Now that your newborn is here or on the way and you’ve taken on the prestigious title of “Mom,” a full night’s sleep will (unfortunately) be a thing of the past. Though, it’s important to remember that your sleep circumstances will improve as your baby grows, gets older, and transitions through different milestones. In the meantime, here are a few tips and tricks you can use to try to maximize rest during your baby’s first year.
Proper Sleep Hygiene for You And Your Child
While you’re getting used to the change of a new addition to your family, bring some consistency back to your life with a nightly bedtime routine with your child. Experts say that one of the first things to develop in a young child is nighttime sleep. In turn, your child typically sleeps the longest in that first rest of the night.
Once you get into the habit of doing the same relaxing practices before bed, it will signal you and your baby’s body when it’s time to wind down for bed. Here are a few things you can try:
- Change them out of their daytime clothes into cozy pajamas and a fresh diaper.
- Read your child a bedtime story before bed to help relax both of you. Just six minutes of reading before bed can lower stress levels by 68%, and reading aloud to your child at an early age helps promote language development.
- Sing them a lullaby.
- Give them a warm bath.
- Talk in hushed tones with dimmed lighting when bedtime nears.
Get Your Partner Involved
If you have a partner who has taken on a co-parenting role, it’s important to get them involved right away. The days where childcare responsibilities are solely left to the woman are over, so your partner should be tending to the baby while you get a chance to rest.
With that said, it may not be possible for your partner to do everything your body can do to care for your baby. When it comes to breastfeeding, you’ll have to compromise sleep in the initial days if your baby is hungry. However, once you’re able to stock your breastmilk, your partner should step up and give you resting time when your baby disturbs your sleep for a feeding.
Self-Care: You Don’t Have to Sleep When Baby Sleeps
While your newborn is your priority, by no means should your hygiene and mental health fall to the wayside. Whether a co-parent joins you or you’re a single mom, it’s of the utmost importance you practice self-care and when you aren’t tending to your child. If that means you eat a quick bite or a warm shower while your baby naps, do not hesitate.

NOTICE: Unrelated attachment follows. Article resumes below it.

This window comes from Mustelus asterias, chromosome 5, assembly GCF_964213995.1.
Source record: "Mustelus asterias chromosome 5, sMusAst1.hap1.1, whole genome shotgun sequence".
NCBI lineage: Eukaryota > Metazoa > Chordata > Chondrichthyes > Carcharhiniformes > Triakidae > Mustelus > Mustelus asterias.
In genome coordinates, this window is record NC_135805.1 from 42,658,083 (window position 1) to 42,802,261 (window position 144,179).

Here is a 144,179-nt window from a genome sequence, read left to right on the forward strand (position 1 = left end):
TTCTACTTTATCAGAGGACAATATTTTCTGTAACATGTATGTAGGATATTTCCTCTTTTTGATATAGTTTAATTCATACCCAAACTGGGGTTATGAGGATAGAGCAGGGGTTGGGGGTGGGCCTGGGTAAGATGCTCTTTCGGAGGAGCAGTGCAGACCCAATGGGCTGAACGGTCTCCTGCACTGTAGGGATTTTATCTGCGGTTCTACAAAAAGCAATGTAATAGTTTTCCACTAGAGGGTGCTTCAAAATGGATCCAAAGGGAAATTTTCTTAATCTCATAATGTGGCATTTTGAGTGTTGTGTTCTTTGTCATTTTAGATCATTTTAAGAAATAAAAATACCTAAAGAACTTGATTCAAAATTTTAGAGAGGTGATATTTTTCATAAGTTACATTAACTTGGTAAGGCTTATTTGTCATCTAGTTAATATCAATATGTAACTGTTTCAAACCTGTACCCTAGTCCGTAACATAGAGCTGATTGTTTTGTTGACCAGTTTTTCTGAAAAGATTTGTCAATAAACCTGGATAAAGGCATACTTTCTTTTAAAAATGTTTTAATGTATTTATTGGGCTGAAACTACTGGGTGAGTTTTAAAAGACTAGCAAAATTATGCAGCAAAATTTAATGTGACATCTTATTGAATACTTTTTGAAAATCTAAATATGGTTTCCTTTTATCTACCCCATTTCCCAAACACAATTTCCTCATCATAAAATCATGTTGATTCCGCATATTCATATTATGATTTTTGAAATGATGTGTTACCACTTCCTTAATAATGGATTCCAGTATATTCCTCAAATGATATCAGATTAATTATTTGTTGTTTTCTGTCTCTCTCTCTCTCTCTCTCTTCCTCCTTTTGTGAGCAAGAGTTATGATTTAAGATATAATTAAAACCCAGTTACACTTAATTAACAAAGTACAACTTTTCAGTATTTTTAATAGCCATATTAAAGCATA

We know your doctor or nurse at the hospital might’ve told you to sleep when the baby sleeps, but sleep is much more challenging when you’re stressed or hungry for not watching after your health (physical and mental).
Sleep In a Cozy Space
Both you and your child should be sleeping in a comfortable environment to prevent external disturbances to your sleep.
- A cluttered room contributes to stress, which is detrimental to a good night’s sleep. Try to keep your bedroom as organized as possible!
- While your baby sleeps with you in your bedroom, make sure it’s at a proper sleeping temperature. A room that’s too hot or cold can force you and your baby to wake up multiple times during the night because you don’t feel comfortable.
- Block out as much external light as you can using blackout curtains, and unplug any light sources coming from electronic devices in your room. Light disturbs your body’s melatonin production, making it harder for you and your baby to fall asleep.
- Ensure you’re on a comfortable mattress during pregnancy and post-delivery. In our own study, we found that a poor mattress was the second biggest contributor to poor sleep, only second to stress.
More Tips for Single Moms
All moms are super moms, but if you’re taking on both parents’ roles, the job can be even more difficult. Here are some additional tips for single moms who can’t seem to catch a break — a good sleep break, that is.
Once the baby arrives, errands like grocery shopping or going to the mall for clothes become much more complicated. Future you will be thankful if you stock up on the essentials early, and you won’t have to lose sleep about not being properly prepared. During your pregnancy, start stocking up everything you can for both you and your baby.
Of course, if money is tight, you’ll want to stock the essentials first. To ensure you maximize time for rest, we recommend you get a good amount of:
- Diapers and diaper wipes
- Frozen meals and easy-to-make foods, like butter and cheese for mac and cheese
- Tupperware for meal prep so you spend less time cooking and more time resting
- Paper plates and plastic utensils for easy clean-up
- Loose underwear so you can live and sleep comfortably
- Soaps and shampoos
- Ibuprofen, because the worst time to find out your stock is empty is when you really need it
Accept Outside Help
Even if you don’t have a person to take on co-parenting with you, it doesn’t mean the loved ones can’t help you. Lean on your family and friends who offer to watch your baby so that you can fit in a proper nap. Even a 20-minute power nap can help you feel more refreshed.
Don’t Forget To Exercise
Both you and your baby should be regularly fitting in exercise, even if it’s just 20 to 30 minutes a day. For your newborn, this will be as simple as tummy time or putting your baby on their stomach to help promote the development of their neck and shoulder muscles. For you, we encourage a light walk around the block with a stroller. Exercise during the day ensures you’re more tired when nighttime rolls around, not to mention a little fresh air never hurts anybody.